As the data shows, the Vegas Hotel prices for the F1 race weekend have dropped dramatically.
The biggest nightly rate decrease comes from Circus Circus. A year ago they were charging $649/night for their rooms on the F1 weekend. Now they’re charging just $111. That’s less than one fifth of the original rate.
The second biggest decrease comes from the Rio hotel (who also had the largest increase in the original analysis by 8 News Now). Their rates have dropped by 79% in the space of a year, down from $566/night to just $117/night.
Aria, one of the most expensive hotes in Vegas, have held their rates and are still charging the same as they did when the F1 dates were first announced a year ago.
The average decrease across all 22 hotels analyzed was 58%.
It’s natural that hotel prices will be highest when an event is first announced and then will fall slightly. But what we’re seeing here isn’t a slightly fall in cost, it’s a huge cut in prices that makes a mockery of the unfortunate F1 fans who booked last year.
Expect the prices to go back up a day or two before the event starts.
Get a refund
Most people who booked their hotels for the Vegas Grand Prix last year will have made a non-refundable booking where they paid upfront.
If that’s you, some people have had success with asking their hotel for a price reduction / compensation seeing as the rates have dropped so much.
Ben M emailed me with his story:
“I read your article on the price drop for F1 Vegas hotels. I made a call to MGM, figured I had nothing to lose. After a 30 min call and speaking to the supervisor, they refunded my wife $2173! I was beyond shocked they did that.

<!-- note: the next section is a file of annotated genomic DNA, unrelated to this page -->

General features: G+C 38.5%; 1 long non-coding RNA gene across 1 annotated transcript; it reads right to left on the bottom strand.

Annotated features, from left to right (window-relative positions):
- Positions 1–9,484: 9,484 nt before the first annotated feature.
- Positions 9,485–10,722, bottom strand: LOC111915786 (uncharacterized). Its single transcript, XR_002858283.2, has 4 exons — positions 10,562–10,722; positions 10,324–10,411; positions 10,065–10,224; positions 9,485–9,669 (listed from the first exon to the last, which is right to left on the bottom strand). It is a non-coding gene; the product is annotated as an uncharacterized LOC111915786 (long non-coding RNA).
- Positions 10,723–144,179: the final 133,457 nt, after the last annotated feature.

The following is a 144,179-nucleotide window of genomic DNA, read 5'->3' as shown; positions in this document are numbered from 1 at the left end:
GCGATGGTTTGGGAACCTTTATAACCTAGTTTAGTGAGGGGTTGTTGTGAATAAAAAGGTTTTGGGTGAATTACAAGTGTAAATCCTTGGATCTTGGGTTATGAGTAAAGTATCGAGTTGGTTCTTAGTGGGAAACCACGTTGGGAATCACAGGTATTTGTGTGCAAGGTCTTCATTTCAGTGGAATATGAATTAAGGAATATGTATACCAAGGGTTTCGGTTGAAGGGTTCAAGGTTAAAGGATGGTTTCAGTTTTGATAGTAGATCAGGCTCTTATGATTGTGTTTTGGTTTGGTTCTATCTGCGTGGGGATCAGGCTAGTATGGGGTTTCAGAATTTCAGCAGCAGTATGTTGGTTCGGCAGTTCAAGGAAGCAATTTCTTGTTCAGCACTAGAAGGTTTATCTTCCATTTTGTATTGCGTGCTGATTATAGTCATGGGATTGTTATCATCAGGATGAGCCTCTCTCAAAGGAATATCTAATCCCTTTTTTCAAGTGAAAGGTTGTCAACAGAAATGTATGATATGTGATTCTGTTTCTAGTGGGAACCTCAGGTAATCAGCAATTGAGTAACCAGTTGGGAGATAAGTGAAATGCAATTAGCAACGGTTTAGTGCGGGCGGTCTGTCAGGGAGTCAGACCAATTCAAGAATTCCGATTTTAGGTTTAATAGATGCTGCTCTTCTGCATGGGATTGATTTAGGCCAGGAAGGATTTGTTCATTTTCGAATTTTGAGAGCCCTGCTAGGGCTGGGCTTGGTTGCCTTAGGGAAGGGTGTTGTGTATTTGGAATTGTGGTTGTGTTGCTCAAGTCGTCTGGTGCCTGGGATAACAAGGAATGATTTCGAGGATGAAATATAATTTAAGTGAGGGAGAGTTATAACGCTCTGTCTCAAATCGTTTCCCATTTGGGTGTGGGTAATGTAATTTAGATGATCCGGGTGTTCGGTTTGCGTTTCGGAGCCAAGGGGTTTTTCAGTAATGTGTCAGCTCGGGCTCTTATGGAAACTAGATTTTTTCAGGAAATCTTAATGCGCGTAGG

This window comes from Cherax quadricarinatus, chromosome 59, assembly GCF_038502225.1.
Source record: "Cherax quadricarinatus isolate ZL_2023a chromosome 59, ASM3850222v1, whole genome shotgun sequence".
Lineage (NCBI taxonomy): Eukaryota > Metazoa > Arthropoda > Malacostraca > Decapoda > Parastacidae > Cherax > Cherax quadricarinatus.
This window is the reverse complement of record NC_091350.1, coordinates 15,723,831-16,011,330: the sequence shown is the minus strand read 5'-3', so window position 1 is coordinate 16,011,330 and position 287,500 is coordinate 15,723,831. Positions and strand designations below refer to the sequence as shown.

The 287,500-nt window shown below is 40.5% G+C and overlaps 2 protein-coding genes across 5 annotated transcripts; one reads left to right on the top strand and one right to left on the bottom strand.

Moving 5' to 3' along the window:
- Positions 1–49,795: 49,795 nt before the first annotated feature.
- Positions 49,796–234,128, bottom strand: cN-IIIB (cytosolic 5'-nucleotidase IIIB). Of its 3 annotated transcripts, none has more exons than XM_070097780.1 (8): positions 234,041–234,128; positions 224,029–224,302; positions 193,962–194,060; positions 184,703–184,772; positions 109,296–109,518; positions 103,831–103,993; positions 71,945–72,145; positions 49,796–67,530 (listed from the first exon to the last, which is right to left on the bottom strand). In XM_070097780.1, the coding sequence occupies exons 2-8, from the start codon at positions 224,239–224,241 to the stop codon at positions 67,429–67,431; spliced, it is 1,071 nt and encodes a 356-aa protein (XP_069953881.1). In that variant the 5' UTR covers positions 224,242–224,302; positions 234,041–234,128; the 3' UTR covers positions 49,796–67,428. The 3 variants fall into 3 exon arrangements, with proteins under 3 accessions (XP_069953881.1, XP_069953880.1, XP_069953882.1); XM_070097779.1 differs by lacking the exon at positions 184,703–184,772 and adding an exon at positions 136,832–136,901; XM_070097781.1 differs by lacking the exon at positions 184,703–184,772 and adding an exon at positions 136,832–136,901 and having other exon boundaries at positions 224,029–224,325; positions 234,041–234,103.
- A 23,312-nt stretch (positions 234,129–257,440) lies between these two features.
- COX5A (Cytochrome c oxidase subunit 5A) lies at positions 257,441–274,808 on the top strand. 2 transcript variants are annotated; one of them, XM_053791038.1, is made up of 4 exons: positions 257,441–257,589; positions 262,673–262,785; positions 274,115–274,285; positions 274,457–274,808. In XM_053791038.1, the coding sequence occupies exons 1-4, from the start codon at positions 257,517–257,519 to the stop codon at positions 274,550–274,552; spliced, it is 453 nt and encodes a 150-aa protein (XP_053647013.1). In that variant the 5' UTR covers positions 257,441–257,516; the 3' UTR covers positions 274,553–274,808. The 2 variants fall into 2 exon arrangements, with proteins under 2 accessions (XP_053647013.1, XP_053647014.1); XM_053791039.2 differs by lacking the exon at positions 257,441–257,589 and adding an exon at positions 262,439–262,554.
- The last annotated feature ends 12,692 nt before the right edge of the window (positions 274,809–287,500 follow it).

I was asking for a possible upgrade. I figured they would never give cash back. Well, I was wrong! Thank you for your knowledge!”
Other hotels will allow full refunds. Some people have even managed to get a refund through the third-party travel agent they booked with, like Expedia.
I’d suggest speaking to whoever you booked with and display just how unimpressed you are at the massive price difference. Do what you need to do to get your money back and rebook at the same or a different hotel to save yourself hundreds of dollars.
Hotels for less than $30/night
The most expensive nights to stay in Las Vegas during the Grand Prix are the Friday and Saturday nights. If you don’t need to be there for those nights, you can find some incredibly cheap rooms on the other nights.
The Rio hotel, for example, is offering a King room on Thursday 16th for just $24 ($71.43 including resort fee).
Or go a little more upmarket and you can get a room in the MGM Grand for $129 for the Thursday night ($190.48 including resort fee).
Considering there’s two F1 practice sessions on the Thursday (see full Vegas F1 schedule for more info) and the Vegas Grand Prix now offer ‘cheap’ Thursday-only tickets, that’s definitely the best way to do the Vegas F1 on a budget.
See my deeper dive in to the Vegas F1 hotels for details on some more cost-effective ways to stay in Sin City to watch the race.